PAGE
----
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Can't Find My Way Home: America in the Great…

Can't Find My Way Home: America in the Great Stoned Age, 1945-2000

by Martin Torgoff

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Amazon.com Amazon.com Review (ISBN 0743230116, Paperback)

Martin Torgoff came of age just about the same time as the drug boom, a circumstance that informs his overview of America's "Great Stoned Age." Chronicling the irrepressible onslaught of mind-altering substances from the end of World War II through the close of the century, Torgoff (whose previous publishing efforts have centered around rockers Elvis Presley and John Cougar Mellencamp) intersperses the personal with the historical. Laying the groundwork with his own recollections of indulgence beginning in the late 1960s, the author flashes back to the Beat era, which he asserts opened the door for all that followed. Interviews with the obscure and celebrated add color and detail to the chronicle. Here's Herbert Huncke, the unapologetic hustler and heroin addict who lurked on the periphery of '50s bohemian scene and turned up as a character in William Burroughs' pulp memoir Junkie. Into the 1960s, there's acid guru Timothy Leary, poet Allan Ginsburg, record producer Paul Rothchild, Woodstock MC Wavy Gravy, and others caught up in a wave of revolutionary experimentation and excess. The '70s leads to the cocaine craze (embodied here by party girl Suzie Ryan), which begets drug wars (with plenty of casualties on both sides), Just Say No, the crack epidemic, and rave culture. While Torgoff's tome is too capricious to serve as the final word on America's drug obsession, it's eminently readable and entertaining, thanks to its expansive, pop-culture-informed tone. There's an almost insane momentum to this tale, with dozens of astonishing twists and turns. Imagine Jimmy Carter's drug czar, Dr. Peter Bourne, snorting cocaine at a party thrown the by pot legalization group NORML. Then picture George H.W. Bush's point man on drugs, William Bennett, remarking in an interview that it would be "morally plausible" to behead drug dealers. So much for moderation. --Steven Stolder

(retrieved from Amazon Thu, 12 Mar 2015 18:15:37 -0400)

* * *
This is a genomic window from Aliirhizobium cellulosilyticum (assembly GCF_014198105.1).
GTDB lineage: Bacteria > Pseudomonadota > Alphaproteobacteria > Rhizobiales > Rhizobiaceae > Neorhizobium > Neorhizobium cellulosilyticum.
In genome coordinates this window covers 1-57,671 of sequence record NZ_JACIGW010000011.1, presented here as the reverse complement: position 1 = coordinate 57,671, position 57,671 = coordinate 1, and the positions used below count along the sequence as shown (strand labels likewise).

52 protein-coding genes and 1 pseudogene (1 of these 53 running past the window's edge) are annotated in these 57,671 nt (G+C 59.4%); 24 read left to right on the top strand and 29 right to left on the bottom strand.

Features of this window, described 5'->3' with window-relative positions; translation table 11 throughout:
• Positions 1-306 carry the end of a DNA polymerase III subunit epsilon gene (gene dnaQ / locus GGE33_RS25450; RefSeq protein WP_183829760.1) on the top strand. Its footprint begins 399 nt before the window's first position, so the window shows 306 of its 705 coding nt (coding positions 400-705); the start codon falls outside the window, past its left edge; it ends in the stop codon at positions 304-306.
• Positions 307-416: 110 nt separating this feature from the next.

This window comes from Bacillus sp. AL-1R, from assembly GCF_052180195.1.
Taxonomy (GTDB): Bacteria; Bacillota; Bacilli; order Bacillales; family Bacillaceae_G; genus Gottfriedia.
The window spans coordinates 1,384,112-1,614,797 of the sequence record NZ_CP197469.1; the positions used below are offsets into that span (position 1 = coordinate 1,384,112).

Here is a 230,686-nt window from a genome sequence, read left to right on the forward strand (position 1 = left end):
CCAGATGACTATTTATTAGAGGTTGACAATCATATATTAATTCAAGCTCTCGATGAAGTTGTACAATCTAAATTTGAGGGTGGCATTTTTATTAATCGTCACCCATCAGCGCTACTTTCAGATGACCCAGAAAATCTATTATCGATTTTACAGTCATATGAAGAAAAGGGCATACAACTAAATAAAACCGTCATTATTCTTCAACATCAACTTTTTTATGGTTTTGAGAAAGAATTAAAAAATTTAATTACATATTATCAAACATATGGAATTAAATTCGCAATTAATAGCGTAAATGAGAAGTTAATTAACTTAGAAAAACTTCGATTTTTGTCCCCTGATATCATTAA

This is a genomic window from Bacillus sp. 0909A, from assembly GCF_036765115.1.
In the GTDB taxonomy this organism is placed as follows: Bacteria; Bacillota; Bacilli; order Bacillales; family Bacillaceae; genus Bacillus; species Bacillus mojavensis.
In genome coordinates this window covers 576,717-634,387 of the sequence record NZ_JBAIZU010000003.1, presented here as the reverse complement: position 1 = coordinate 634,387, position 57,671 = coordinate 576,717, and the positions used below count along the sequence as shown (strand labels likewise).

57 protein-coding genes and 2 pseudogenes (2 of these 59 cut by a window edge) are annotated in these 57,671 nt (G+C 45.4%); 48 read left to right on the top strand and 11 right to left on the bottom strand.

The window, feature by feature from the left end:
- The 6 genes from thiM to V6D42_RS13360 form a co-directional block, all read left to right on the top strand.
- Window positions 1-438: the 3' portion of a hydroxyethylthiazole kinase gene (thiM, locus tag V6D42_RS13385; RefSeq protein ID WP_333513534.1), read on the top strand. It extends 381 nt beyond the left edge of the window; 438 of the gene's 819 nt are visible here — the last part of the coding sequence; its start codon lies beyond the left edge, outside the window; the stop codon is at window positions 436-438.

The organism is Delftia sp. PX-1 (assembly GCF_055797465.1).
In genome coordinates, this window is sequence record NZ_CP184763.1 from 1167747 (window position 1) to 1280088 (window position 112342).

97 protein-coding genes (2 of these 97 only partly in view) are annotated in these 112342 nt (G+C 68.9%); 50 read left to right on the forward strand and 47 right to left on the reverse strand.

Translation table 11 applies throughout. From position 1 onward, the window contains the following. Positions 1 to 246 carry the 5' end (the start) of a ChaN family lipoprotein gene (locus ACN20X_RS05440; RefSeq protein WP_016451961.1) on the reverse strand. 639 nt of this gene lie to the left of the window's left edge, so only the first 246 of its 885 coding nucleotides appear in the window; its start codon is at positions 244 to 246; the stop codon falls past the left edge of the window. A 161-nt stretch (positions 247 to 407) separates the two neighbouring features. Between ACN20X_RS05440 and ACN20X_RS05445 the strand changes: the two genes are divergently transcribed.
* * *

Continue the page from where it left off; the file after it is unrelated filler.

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Can't Find My Way Home is a history of illicit drug use in America in the second half of the twentieth century and a personal journey through the drug experience. It's the remarkable story of how America got high, the epic tale of how the American century transformed into the great stoned age. Martin Torgoff begins with the avant-garde worlds of bebop jazz and the emerging beat writers, who embraced the consciousness-altering properties of marijuana and other underground drugs. These musicians and writers midwifed the age of marijuana in the 1960s even as Timothy Leary and Richard Alpert (later Ram Dass) discovered the power of LSD, ushering in the psychedelic era. While President John Kennedy proclaimed a new frontier and NASA journeyed to the moon, millions of young Americans began discovering their own new frontiers on a voyage to inner space. What had been the province of a fringe avant-garde only a decade earlier became a mass movement that affected and altered mainstream America. And so America sped through the century, dropping acid and eating magic mushrooms at home, shooting heroin and ingesting amphetamines in Vietnam, snorting cocaine in the disco era, smoking crack cocaine in the devastated inner cities of the 1980s, discovering MDMA (Ecstasy) in the rave culture of the 1990s. Can't Find My Way Home tells this extraordinary story by weaving together first-person accounts and historical background into a narrative vast in scope yet rich in intimate detail. Among those who describe their experiments with consciousness are Allen Ginsberg, Timothy Leary, Robert Stone, Wavy Gravy, Grace Slick, Oliver Stone, Peter Coyote, David Crosby, and many others from Haight Ashbury to Studio 54 to housing projects and rave warehouses. But Can't Find My Way Home does not neglect the recovery movement, the war on drugs, and the ongoing debate over drug policy. And even as Martin Torgoff tells the story of his own addiction and recovery, he neither romanticizes nor demonizes drugs. If he finds them less dangerous than the moral crusaders say they are, he also finds them less benign than advocates insist. Illegal drugs changed the cultural landscape of America, and they continue to shape our country, with enormous consequences. This ambitious, fascinating book is the story of how that happened.… (more)

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